### Finding computation in cortical networks

What does it mean for organotypic cultures to process information? In a neural circuit that has no clear sensory inputs, it is easy to imagine that all spiking is either spontaneous or in response to upstream spontaneous spiking. Spontaneous spikes contribute to what, in an information theoretic framework, is considered entropy. When the spiking of upstream neurons allows us to predict future spiking, one colloquially says that those neurons carry information about the future state of the circuit. This is technically accurate because that prediction effectively reduces the uncertainty of the future state of the system. The cause of the upstream spiking, whether spontaneous or sensory driven, does not change this logic. As in systems with intact sensory inputs, the neurons in organotypic cultures process information by integrating received synaptic inputs. Though we argue that, in this respect, information processing by organotypic cultures is like the cortical circuits of intact animals, we recognize that important differences accompany the lack of true sensory input. For example, the spatiotemporal structure of the spontaneous spiking that drives activity in cultures is likely fundamentally different from that driven by sensory experience. Understanding how that structure influences information processing will be important to investigate as technologies enabling high temporal resolution recordings of hundreds of neurons *in vivo* mature.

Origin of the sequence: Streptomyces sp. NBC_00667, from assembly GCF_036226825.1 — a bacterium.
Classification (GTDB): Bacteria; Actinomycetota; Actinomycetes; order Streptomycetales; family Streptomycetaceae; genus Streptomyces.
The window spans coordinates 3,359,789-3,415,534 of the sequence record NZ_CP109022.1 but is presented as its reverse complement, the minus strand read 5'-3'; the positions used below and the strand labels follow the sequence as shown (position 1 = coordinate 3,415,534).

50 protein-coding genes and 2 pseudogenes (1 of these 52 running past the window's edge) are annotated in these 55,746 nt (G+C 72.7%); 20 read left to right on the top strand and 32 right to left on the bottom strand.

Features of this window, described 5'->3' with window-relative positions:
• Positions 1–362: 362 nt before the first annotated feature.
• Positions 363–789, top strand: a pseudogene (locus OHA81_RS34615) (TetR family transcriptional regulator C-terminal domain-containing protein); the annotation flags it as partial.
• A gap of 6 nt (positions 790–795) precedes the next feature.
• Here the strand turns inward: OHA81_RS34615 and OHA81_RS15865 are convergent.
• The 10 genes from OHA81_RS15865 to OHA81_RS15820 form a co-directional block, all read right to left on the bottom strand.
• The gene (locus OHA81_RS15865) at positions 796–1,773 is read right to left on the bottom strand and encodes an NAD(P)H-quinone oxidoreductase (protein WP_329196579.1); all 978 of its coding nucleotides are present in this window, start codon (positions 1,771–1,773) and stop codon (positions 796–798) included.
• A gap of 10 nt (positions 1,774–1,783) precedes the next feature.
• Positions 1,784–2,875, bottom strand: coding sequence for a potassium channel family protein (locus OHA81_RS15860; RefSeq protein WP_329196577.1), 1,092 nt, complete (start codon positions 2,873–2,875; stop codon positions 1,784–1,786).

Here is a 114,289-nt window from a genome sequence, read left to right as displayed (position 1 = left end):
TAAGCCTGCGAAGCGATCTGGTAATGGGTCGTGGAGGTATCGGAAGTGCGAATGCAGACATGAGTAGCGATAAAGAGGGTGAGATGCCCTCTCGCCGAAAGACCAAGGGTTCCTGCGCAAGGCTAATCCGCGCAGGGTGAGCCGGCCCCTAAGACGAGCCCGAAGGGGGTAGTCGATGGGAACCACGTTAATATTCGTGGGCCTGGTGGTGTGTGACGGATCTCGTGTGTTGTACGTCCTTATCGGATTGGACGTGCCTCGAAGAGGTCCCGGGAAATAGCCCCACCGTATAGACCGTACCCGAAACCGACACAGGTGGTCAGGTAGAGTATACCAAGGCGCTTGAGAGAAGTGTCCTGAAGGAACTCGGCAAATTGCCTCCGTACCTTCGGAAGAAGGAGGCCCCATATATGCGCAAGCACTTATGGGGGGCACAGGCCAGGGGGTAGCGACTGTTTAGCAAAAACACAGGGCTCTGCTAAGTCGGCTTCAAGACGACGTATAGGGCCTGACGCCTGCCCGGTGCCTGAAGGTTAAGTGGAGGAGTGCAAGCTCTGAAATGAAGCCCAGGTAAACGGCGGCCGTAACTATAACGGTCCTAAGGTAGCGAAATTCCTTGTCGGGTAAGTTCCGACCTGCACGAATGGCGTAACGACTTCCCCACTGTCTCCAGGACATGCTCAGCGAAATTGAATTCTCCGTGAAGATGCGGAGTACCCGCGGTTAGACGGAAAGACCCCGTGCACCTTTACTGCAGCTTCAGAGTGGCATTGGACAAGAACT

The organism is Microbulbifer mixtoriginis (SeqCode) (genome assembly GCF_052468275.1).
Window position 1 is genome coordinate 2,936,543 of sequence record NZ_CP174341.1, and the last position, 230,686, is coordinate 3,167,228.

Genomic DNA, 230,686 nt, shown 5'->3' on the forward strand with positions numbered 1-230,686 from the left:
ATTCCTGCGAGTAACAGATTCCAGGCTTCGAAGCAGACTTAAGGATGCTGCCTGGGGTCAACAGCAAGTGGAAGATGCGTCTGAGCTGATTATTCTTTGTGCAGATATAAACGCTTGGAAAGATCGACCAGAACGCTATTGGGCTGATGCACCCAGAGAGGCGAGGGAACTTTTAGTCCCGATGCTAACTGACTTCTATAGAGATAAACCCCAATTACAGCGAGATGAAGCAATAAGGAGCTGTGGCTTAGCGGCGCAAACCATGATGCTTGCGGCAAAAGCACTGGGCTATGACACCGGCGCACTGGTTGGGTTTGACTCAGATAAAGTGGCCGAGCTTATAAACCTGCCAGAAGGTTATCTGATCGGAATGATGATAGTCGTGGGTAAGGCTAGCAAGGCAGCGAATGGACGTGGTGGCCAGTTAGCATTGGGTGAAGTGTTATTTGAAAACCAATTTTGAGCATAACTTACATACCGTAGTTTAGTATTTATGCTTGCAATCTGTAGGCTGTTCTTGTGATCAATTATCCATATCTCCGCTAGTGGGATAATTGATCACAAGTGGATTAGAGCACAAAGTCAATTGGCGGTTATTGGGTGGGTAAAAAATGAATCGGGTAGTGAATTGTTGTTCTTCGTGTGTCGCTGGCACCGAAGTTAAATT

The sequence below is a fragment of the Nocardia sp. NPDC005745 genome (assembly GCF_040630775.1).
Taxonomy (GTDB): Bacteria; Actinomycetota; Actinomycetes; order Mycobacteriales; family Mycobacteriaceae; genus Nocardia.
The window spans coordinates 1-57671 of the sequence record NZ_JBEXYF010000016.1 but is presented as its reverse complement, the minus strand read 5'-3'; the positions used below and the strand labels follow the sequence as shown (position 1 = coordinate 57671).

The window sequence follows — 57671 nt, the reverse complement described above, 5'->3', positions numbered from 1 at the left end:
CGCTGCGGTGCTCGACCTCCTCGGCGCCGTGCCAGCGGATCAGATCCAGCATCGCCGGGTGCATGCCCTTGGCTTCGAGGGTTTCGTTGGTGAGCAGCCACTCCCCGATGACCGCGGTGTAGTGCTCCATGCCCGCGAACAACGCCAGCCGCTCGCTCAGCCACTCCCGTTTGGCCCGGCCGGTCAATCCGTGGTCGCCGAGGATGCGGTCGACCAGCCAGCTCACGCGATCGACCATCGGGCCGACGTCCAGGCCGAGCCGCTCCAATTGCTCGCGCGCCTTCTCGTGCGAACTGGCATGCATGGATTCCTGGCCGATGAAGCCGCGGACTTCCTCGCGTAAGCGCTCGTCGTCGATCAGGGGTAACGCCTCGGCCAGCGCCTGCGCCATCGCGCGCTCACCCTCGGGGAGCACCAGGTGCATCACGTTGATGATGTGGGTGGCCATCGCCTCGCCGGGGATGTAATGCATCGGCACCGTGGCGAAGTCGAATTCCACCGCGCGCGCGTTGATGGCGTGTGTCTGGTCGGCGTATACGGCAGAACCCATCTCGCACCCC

With regard to building an understanding of the drivers of neural computation, the present work substantially builds on previous work that showed that computation was positively correlated with the number of outgoing connections (i.e., out degree) of the upstream neurons (Timme et al., 2016). Though the rich club membership of those neurons was not analyzed, it is reasonable to assume that neurons with high degree would be included in rich clubs. In that respect, our findings are consistent with the previous report. The work of Timme et al. (2016), however, looked only at degree and did not analyze edge weights. Here, we found a strong correlation between synergy and information propagation (i.e., summed edge weights contributing to computation), indicating that computation is strongly dependent upon weight. This substantially alters our understanding of computation as it shows that, beyond the pattern of connections constituting a network, computation is sensitive to the quantity of the information relayed across individual edges.